‘Oregon Health Authority Issues Another Pesticide Residue Alert’ after two dispensaries sold flower tainted with piperonyl butoxide and spinosad.

Effects of smoking marijuana containing spinosad or piperonyl butoxide are not known. Those concerned about exposure to spinosad or piperonyl butoxide, or anyone experiencing health problems after using affected marijuana strains, should contact the Oregon Poison Center’

Another correlated symptom of CB1 inhibition and Piperonyl Butoxide exposure is reduced exploratory behaviour in mice.

With the same results being reported in genetically modified mice that lack CB1 receptors (CB1 knock-out mice)

CB1-knockout mice showed a reduced exploration of the open arms of the plus-maze apparatus, thus appearing more anxious than the wild-type animals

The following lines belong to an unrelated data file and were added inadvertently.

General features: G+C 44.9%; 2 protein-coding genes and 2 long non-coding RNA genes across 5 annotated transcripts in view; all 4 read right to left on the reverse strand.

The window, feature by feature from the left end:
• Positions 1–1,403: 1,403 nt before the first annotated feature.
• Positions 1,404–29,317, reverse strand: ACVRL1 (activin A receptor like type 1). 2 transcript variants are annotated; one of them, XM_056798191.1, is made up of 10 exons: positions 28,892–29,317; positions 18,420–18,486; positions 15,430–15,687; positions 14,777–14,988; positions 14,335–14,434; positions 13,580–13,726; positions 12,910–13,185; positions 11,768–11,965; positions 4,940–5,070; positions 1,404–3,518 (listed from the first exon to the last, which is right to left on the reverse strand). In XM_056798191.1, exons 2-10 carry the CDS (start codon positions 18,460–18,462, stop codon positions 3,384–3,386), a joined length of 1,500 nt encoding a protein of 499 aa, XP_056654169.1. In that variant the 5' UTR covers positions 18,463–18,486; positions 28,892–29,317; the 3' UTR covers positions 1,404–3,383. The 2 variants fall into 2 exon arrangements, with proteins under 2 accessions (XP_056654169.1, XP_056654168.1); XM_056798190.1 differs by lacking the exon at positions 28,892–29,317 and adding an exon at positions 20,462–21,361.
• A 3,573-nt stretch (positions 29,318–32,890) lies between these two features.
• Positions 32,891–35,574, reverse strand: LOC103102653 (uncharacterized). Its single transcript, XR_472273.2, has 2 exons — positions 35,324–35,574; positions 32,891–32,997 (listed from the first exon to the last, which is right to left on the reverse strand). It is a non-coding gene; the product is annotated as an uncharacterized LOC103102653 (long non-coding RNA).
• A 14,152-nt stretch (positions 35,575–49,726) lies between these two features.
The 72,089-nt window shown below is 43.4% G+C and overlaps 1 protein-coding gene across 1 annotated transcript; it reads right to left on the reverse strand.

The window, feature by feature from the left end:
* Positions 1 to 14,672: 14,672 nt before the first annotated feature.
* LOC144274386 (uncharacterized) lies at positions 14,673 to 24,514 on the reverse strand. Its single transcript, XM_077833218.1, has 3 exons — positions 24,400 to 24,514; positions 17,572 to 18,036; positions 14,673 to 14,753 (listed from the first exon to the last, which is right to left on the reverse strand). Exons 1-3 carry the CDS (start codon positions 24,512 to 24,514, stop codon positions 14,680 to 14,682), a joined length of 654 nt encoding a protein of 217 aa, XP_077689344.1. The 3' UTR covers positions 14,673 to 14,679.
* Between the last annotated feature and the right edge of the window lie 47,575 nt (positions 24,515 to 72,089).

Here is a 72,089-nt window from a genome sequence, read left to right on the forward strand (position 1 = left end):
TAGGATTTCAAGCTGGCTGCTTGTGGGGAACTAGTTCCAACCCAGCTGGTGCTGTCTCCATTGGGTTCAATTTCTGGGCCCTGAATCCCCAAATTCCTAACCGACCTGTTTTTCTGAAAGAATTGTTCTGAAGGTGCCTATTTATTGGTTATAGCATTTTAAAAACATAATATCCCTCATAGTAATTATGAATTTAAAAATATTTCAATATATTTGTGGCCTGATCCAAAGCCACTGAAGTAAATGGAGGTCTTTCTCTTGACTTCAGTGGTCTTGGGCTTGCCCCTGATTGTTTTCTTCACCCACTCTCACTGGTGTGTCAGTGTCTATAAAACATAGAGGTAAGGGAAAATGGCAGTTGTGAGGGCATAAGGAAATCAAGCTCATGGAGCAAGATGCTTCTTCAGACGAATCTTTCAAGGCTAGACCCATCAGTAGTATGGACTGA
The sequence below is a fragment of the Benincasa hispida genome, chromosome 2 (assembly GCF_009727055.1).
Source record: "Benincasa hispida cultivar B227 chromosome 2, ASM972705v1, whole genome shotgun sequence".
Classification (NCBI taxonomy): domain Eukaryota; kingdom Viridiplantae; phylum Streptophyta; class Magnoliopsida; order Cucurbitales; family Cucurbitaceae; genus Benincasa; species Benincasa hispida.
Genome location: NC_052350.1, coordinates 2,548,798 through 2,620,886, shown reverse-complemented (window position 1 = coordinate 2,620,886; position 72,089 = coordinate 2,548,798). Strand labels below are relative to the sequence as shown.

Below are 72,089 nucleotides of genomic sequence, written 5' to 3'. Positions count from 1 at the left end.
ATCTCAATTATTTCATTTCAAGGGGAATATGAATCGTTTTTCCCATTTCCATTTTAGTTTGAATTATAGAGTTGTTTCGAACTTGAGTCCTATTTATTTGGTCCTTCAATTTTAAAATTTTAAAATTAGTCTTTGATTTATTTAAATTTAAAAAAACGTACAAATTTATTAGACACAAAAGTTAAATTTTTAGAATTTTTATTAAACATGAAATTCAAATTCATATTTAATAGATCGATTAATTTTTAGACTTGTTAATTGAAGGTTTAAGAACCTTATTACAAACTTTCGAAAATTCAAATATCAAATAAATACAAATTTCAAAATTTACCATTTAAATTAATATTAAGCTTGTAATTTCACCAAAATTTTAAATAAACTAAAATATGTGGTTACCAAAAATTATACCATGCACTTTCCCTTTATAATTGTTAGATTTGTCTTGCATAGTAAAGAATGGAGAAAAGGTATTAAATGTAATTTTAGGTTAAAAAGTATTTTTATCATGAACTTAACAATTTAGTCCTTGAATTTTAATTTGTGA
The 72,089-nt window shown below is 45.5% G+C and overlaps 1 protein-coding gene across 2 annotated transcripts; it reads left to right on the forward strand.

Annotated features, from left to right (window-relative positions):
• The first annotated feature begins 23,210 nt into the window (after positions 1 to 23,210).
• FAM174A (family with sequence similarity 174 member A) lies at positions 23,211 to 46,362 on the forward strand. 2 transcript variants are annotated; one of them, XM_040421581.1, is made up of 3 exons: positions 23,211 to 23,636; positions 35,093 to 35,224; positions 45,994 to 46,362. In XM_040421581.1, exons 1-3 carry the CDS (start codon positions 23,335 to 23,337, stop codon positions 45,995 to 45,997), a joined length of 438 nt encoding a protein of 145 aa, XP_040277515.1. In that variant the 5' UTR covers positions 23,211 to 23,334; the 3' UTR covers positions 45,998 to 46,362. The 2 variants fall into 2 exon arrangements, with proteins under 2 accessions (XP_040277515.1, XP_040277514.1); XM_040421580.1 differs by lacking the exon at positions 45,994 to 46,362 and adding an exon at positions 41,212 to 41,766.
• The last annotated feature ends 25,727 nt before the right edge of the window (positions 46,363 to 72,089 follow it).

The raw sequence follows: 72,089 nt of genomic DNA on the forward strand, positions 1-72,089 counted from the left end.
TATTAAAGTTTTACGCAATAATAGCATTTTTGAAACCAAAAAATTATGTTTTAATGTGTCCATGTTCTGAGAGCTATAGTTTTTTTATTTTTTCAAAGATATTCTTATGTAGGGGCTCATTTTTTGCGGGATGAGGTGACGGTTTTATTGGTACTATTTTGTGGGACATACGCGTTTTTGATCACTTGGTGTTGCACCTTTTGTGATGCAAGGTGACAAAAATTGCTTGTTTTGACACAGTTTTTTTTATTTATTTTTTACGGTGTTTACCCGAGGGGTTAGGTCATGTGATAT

From Washington: Pesticides that May Be Used and Health Effects

‘The use of pesticides not specifically registered for use on a crop raises health and safety issues. An allowance of a pesticide use and exposure pattern not evaluated for its potential health impacts remains a concern among health advocates.

WSDA has compiled a list of 271 allowed pesticide products that fit the criteria it developed in its opinion on cannabis production. A review of the list finds pesticides exempt from tolerances by EPA, such as pyrethrins, sulfur, and essential oils. However, it appears that WSDA does allow a material (sodium lauryl sulfate) that is not exempt from a tolerance. On the other hand, the synthetic piperonyl butoxide (PBO), frequently used as a synergist to enhance the toxicity of a pesticide product’s active ingredient, is allowed by WSDA because its use in crop production is exempt from a tolerance.

Between April 2019 and May 2020 the United States imported 20 tons of pure Piperonyl Butoxide. This number does not include the piperonyl butoxide contents imported in other pre-mixed pesticide formulations.